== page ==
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  • A Medieval Troubadour Mobilized in the French Resistance *
  • Roy Rosenstein

Introduction: The Place of Poetry under Vichy

Rien ne semblait plus anachronique que d’interroger, inter arma, le silence des Muses médiévales....

Frank 1

In Chantons sous l’occupation André Halimi details how raucously the band played on in wartime Paris. 2 If Vercors in 1941 advocated the practice of silence and Sartre in 1945 maintained that Paris had been dead for the four years of the Nazi occupation, Halimi and others have shown that Parisians [End Page 499] sang, danced, and laughed during the Occupation as never before. 3 Rarely had so many plays been staged, so many movies been produced. 4 While in other Nazi-occupied countries the theaters and restaurants remained closed, thus preserving a modicum of national dignity in defeat, in France the arts thrived and la vie mondaine accelerated its pace. Journalist Henri Amouroux rightly explains how cinema and theater provided more than entertainment and why they were periodically the target of curfews. In these wartime performances a seemingly insignificant phrase could take on a rich contemporary context. Thus a line like “toute la fleur du royaume se trouve en prison” in Montherlant’s La reine morte invariably provoked applause. Whether the text was classical or contemporary in origin, the audience “seized upon all the passages that could be linked to the current situation.” 5 In this broad sense, Resistance literature came to include any “poetry written and/or distributed in France during the Occupation, and which the reader sees as implicitly or explicitly conveying hostility to Nazism and Collaboration.” 6

Between 1940 and 1944 French audiences escaped their national misfortunes more through literature than through film and drama combined. “Never, perhaps, had literature played such a momentous part in the daily life of French readers,” wrote the late Henri Peyre in 1945. 7 As is often noted, the intellectual Resistance “fut surtout poétique.” 8 Every page of poetry, past or present, seemed to remind wartime readers of their current circumstances. One young poète résistant is categorical: “Never before had poetry played such a decisive role in history.” 9 Pierre Brunel of the Sorbonne is just as emphatic in confirming [End Page 500] the judgment of contemporary scholars and Resistance fighters alike: “During the war years, French poetry found a singleness of purpose and an audience that it had never enjoyed before.” 10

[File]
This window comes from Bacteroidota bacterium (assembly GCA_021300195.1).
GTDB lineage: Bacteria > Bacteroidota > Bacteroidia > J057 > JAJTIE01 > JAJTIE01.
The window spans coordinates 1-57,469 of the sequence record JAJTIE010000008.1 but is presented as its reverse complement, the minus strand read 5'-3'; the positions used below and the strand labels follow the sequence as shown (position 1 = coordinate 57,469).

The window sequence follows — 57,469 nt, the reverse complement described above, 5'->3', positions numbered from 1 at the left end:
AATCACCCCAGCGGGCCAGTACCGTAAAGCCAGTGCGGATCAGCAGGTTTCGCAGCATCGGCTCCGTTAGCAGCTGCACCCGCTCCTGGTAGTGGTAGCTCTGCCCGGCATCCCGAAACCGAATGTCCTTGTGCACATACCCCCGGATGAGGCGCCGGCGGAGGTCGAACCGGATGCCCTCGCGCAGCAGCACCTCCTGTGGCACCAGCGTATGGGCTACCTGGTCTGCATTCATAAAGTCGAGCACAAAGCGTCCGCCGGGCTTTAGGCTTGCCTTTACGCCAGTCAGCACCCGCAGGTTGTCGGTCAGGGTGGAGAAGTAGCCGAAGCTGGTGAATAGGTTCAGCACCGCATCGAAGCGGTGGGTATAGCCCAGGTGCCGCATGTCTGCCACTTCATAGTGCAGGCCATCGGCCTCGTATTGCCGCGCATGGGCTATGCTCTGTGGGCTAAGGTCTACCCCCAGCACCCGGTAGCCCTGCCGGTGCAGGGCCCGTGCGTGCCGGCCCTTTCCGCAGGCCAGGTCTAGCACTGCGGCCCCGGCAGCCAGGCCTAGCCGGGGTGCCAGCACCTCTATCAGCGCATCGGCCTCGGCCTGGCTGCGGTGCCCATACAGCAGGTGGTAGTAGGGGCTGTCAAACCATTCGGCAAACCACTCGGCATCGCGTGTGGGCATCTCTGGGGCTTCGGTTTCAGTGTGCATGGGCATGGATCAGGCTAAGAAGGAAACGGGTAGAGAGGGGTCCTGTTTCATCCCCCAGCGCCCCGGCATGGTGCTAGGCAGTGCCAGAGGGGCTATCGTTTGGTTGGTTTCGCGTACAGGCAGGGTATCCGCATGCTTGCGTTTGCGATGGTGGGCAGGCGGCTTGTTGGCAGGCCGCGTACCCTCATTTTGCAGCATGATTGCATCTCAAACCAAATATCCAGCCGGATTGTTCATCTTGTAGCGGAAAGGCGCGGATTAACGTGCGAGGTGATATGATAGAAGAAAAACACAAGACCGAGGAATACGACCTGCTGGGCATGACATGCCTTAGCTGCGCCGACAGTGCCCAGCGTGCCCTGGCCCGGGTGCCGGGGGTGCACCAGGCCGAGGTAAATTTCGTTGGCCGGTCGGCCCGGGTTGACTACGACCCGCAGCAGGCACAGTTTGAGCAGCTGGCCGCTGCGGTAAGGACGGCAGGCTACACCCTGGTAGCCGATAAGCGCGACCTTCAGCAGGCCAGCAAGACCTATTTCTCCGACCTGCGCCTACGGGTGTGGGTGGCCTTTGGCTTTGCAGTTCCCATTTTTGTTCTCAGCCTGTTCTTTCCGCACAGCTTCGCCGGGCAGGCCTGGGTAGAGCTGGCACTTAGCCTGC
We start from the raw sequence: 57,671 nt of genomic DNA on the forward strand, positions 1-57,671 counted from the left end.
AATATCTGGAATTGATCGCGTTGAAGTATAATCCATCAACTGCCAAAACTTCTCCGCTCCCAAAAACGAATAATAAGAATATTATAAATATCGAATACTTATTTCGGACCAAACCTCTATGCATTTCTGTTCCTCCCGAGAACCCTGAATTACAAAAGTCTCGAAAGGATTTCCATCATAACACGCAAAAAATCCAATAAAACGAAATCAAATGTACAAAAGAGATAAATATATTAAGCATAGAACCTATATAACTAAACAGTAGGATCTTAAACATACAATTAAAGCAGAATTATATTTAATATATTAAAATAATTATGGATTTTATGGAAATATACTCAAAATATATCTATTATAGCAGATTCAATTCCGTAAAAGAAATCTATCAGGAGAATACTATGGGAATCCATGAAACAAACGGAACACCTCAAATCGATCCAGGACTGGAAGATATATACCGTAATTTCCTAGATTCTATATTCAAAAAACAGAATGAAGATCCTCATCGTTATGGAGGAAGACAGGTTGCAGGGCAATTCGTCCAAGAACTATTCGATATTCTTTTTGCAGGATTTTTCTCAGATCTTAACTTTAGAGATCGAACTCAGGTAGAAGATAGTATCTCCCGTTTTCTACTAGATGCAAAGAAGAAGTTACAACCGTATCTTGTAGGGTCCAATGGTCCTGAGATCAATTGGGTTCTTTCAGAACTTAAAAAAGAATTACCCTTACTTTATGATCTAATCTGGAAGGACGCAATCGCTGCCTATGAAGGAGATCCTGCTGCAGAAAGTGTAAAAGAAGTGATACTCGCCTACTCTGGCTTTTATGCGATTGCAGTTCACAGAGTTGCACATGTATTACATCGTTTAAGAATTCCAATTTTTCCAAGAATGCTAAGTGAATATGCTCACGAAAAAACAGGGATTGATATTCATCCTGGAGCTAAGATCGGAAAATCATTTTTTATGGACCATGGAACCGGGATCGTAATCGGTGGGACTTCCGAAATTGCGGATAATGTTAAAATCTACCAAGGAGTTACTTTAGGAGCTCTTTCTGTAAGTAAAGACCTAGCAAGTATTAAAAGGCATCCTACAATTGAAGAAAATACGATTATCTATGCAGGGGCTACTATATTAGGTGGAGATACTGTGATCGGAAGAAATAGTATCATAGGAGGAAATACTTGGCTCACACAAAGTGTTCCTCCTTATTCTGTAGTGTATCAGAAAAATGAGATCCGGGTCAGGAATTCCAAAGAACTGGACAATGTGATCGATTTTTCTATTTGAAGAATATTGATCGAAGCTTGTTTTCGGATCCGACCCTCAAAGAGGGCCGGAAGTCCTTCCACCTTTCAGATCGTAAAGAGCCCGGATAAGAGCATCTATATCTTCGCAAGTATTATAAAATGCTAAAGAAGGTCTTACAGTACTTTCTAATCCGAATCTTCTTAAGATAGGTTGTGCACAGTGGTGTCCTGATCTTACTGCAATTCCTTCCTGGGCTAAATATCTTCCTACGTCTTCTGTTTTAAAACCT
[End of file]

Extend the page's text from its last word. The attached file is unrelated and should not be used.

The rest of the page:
In anticipation of more comprehensive treatments of French Resistance poetry sens large, the present study proposes a necessarily modest and certainly partial approach to the role of poetry in the French Resistance. Following the general groundwork of Seghers, Gaucheron, Higgins, and others, it undertakes to track, if only schematically, the reaction to France’s fall as polarized across three territories—in American exile, in Vichy France, and in German camps—through a focus on one exemplary twelfth-century troubadour. Concurrently with the “nouvelle floraison poétique” hailed by André Rousseaux in 1941, 11 Jaufre Rudel was one earlier poet who enjoyed a resurgence of interest during the war. With respect to this troubadour, to date only Dietmar Rieger has mentioned in passing an oblique reference to Rudel’s trademark distant love in Aragon’s “Pour un chant (national)”: “Jaufre’s love from afar is set against a love for France.” 12 This particular troubadour’s legend and lyrics assumed new dimensions through their immediate relevance not only for Aragon but for all French nationals, both imprisoned at home and exiled abroad. Literary historian René Dumesnil observed as early as 1941 with respect to pre-war French classics: “Present circumstances give them new depth and extend their range.” 13 Regarding France’s medieval literature, a modern critic has noted how “the troubadours, just as much as Tristan, Roland, Lancelot, Perceval, or even Yseult..., emerge as agents of unity, even of unanimity, around whom it is still possible to muster the French people in 1940.” 14 [End Page 501]

As has been observed for centuries, “Frenchmen abroad seldom wholly give up the idea of going back to France some time or other.” 15 All French patriots and expatriates, wherever they found themselves after the Armistice in June 1940, whether...

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